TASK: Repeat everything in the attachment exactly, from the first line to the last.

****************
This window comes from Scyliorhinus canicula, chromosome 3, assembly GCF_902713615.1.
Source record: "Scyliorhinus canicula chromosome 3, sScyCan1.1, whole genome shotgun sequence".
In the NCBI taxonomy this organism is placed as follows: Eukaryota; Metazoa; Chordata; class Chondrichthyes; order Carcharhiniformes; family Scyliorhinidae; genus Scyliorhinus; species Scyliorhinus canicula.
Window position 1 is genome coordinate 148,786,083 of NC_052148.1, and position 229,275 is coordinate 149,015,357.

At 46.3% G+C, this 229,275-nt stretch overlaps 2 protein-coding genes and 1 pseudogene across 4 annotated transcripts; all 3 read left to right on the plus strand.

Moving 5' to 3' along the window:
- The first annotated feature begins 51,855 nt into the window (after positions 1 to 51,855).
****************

This window comes from Scyliorhinus canicula, chromosome 3, assembly GCF_902713615.1.
Source record: "Scyliorhinus canicula chromosome 3, sScyCan1.1, whole genome shotgun sequence".
In the NCBI taxonomy this organism is placed as follows: Eukaryota; Metazoa; Chordata; class Chondrichthyes; order Carcharhiniformes; family Scyliorhinidae; genus Scyliorhinus; species Scyliorhinus canicula.
Window position 1 is genome coordinate 148,786,083 of NC_052148.1, and position 229,275 is coordinate 149,015,357.

At 46.3% G+C, this 229,275-nt stretch overlaps 2 protein-coding genes and 1 pseudogene across 4 annotated transcripts; all 3 read left to right on the plus strand.

Moving 5' to 3' along the window:
- The first annotated feature begins 51,855 nt into the window (after positions 1 to 51,855).